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Cultivating Pride: The Evolution of Pride Month in America

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Cultivating Pride: The Evolution of Pride Month in America

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Cultivating Pride: The Evolution of Pride Month in America

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ERIK MCGREGOR/LIGHTROCKET VIA GETTY IMAGES, Sourced from History.com.

Pride Month, celebrated annually in June across the USA, is a time when people and establishments come together to commemorate LGBTQIA+ identities. Throughout the month, you'll see rainbow decorations, gender symbols paired together, and various pride flags proudly displayed. What began as a local day of celebration in New York has evolved into a month-long observance embraced throughout North America.

 

Remembering Stonewall

Picture it: It's a warm, breezy Sunday late morning, 78.1 degrees under clear skies, as you stroll down the sidewalks, feeling the anticipation in the air. You're headed to join the march commemorating the one-year anniversary of police brutality against the LGBT community, known as Christopher Street Liberation Day.

 

Mother Boats C.P. (Brian Traynor):Untitled [Vaseline]June 1970
From the series Los Angeles Pride Parade,Silver gelatin print
© Mother Boats C.P. (Brian Traynor) and the Australian Queer Archives.

Shoulder to shoulder with others, banner in hand, you start from Sheridan Square, moving towards Sheep Meadow in Central Park. Voices raised in unison, chanting:

"SAY IT LOUD, GAY AND PROUD!
2, 4, 6, 8, GAY IS JUST AS GOOD AS STRAIGHT!
WE’RE HERE, WE’RE QUEER, GET USED TO IT!"

 

These specific chants can be heard in the footage from the Christopher Street Liberation March, watch here on the Library of Congress website.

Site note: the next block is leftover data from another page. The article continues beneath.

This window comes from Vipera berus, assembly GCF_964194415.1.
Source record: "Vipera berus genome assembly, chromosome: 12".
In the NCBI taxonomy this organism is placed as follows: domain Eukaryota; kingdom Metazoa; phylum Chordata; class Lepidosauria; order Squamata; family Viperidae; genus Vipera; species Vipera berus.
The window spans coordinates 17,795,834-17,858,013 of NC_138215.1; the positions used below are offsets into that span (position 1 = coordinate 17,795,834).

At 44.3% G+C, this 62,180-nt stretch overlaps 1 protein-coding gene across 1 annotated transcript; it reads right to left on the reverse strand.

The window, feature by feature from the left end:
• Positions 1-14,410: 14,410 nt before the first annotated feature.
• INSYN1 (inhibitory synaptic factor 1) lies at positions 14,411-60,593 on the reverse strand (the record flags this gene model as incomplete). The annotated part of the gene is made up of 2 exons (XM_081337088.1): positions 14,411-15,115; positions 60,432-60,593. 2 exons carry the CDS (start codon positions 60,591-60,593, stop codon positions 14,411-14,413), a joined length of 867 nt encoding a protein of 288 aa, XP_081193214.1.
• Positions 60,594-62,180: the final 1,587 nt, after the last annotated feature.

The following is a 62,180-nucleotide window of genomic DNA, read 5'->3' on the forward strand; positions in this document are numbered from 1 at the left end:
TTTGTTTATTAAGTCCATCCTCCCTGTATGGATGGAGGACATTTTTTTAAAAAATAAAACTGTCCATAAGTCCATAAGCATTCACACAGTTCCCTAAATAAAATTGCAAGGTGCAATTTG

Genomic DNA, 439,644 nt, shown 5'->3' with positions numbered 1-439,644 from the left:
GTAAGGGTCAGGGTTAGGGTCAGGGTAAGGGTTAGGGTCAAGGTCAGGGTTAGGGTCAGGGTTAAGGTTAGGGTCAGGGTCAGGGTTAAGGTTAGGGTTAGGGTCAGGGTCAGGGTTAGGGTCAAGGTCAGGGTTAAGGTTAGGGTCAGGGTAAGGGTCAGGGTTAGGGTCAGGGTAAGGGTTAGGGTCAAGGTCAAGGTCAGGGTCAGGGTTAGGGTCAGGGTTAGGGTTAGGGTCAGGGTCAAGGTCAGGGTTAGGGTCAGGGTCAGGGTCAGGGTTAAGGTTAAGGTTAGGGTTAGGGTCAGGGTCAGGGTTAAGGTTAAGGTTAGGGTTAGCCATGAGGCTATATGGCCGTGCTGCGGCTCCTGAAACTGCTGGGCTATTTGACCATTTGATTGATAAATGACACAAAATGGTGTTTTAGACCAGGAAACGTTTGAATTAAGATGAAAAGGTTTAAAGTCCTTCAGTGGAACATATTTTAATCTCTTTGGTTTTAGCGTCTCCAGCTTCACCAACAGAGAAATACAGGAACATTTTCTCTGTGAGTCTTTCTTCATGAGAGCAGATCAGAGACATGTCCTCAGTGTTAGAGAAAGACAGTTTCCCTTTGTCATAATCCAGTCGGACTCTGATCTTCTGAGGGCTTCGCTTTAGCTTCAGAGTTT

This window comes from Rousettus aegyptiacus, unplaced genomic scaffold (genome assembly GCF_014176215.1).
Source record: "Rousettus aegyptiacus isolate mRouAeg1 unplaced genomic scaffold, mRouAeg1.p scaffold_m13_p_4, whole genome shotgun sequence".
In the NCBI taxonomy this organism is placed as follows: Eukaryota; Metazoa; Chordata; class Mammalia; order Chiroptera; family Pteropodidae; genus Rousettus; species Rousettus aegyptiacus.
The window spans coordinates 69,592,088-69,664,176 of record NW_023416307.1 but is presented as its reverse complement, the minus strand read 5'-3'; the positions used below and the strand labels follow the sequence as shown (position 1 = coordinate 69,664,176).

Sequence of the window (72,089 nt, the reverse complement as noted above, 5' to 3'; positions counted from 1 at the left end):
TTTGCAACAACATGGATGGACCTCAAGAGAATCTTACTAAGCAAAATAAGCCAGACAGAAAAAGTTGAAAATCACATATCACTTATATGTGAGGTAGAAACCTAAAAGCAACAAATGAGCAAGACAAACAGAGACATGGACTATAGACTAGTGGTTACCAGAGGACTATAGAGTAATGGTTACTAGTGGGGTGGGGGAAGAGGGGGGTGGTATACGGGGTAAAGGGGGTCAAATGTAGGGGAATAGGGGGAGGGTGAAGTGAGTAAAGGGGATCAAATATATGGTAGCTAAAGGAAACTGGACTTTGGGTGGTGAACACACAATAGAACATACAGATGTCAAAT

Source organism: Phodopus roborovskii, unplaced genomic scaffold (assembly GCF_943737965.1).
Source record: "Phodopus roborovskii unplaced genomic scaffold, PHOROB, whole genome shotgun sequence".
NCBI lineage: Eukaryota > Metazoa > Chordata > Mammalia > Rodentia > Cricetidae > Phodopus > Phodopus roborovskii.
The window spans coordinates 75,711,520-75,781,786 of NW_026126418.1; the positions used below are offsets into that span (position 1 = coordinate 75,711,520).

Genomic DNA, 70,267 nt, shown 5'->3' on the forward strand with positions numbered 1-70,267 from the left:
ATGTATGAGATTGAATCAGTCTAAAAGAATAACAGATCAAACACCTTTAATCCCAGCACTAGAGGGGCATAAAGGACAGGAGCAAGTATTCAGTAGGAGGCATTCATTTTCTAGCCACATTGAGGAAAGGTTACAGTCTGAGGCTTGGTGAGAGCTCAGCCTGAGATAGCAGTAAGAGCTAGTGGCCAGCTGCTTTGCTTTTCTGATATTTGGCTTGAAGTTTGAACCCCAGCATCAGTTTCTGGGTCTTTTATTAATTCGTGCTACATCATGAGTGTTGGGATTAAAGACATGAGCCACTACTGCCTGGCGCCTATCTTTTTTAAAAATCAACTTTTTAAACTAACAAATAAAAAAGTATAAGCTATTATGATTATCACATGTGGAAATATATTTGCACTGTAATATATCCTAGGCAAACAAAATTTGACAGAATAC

Powerful words echo through the streets as the LGBT community and allies passionately march the 51 blocks. It's a demand for recognition and respect, a tribute to the one year anniversary of the Stonewall uprising where LGBT individuals bravely stood up against oppression.

 

Riot, Uprising, Rebellion

Participants of the Stonewall uprising in front of the bar, June 29,1969. Gift of the estate of Fred W. McDarrah, source  NYC LGBT Historic Sites Project website.

 

The Stonewall uprising, also known as the Stonewall riots, centered around the Stonewall Inn, an LGBT-friendly bar in lower Manhattan, New York City. Now glamorized, was once a known as a dirty old cheap mafia owned dive bar, known for serving watered down drinks, hosting crossdressers, transgenders, gays and queers a like. The details of that night are somewhat unclear, with varying accounts of what was thrown and by whom tipping point of the riot.

One story suggests that a drag queen, mourning Judy Garland's recent death, possibly threw a brick at a police officer, sparking the riot. However, this myth has been criticized for downplaying the community's struggles to the dearth of a celebrity. Another version claims Marsha P. Johnson threw a shot glass, dubbed "the shot glass heard around the world," while Sylvia Rivera allegedly threw the first molotov cocktail. Over time, participants have disputed these stories in interviews and writings. One of the more credible accounts comes from multiple eyewitnesses and four independent recordings of a gender nonconforming individual: